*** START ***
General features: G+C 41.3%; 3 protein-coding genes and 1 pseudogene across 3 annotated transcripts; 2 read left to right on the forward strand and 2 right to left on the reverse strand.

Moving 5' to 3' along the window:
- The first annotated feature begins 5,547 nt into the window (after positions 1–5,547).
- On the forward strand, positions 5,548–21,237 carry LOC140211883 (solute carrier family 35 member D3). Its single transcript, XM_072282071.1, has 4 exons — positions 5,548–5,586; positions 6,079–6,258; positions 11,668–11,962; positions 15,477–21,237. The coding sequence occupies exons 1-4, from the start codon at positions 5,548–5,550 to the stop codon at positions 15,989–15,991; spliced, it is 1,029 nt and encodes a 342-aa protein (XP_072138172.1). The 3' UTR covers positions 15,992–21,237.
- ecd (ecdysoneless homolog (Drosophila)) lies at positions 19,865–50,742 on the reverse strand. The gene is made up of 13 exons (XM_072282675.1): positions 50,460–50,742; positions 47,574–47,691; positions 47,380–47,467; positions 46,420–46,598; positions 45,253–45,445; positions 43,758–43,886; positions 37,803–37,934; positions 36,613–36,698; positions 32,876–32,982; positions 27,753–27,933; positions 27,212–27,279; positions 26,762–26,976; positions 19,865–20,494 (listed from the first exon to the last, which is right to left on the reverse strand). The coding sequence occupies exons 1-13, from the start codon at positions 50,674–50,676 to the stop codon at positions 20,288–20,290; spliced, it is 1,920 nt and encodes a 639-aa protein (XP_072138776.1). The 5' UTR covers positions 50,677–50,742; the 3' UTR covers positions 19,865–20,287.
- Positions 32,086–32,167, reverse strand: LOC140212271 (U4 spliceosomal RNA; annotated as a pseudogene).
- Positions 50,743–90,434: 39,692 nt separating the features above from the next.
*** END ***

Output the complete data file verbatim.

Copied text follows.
General features: G+C 41.3%; 3 protein-coding genes and 1 pseudogene across 3 annotated transcripts; 2 read left to right on the forward strand and 2 right to left on the reverse strand.

Moving 5' to 3' along the window:
- The first annotated feature begins 5,547 nt into the window (after positions 1–5,547).
- On the forward strand, positions 5,548–21,237 carry LOC140211883 (solute carrier family 35 member D3). Its single transcript, XM_072282071.1, has 4 exons — positions 5,548–5,586; positions 6,079–6,258; positions 11,668–11,962; positions 15,477–21,237. The coding sequence occupies exons 1-4, from the start codon at positions 5,548–5,550 to the stop codon at positions 15,989–15,991; spliced, it is 1,029 nt and encodes a 342-aa protein (XP_072138172.1). The 3' UTR covers positions 15,992–21,237.
- ecd (ecdysoneless homolog (Drosophila)) lies at positions 19,865–50,742 on the reverse strand. The gene is made up of 13 exons (XM_072282675.1): positions 50,460–50,742; positions 47,574–47,691; positions 47,380–47,467; positions 46,420–46,598; positions 45,253–45,445; positions 43,758–43,886; positions 37,803–37,934; positions 36,613–36,698; positions 32,876–32,982; positions 27,753–27,933; positions 27,212–27,279; positions 26,762–26,976; positions 19,865–20,494 (listed from the first exon to the last, which is right to left on the reverse strand). The coding sequence occupies exons 1-13, from the start codon at positions 50,674–50,676 to the stop codon at positions 20,288–20,290; spliced, it is 1,920 nt and encodes a 639-aa protein (XP_072138776.1). The 5' UTR covers positions 50,677–50,742; the 3' UTR covers positions 19,865–20,287.
- Positions 32,086–32,167, reverse strand: LOC140212271 (U4 spliceosomal RNA; annotated as a pseudogene).
- Positions 50,743–90,434: 39,692 nt separating the features above from the next.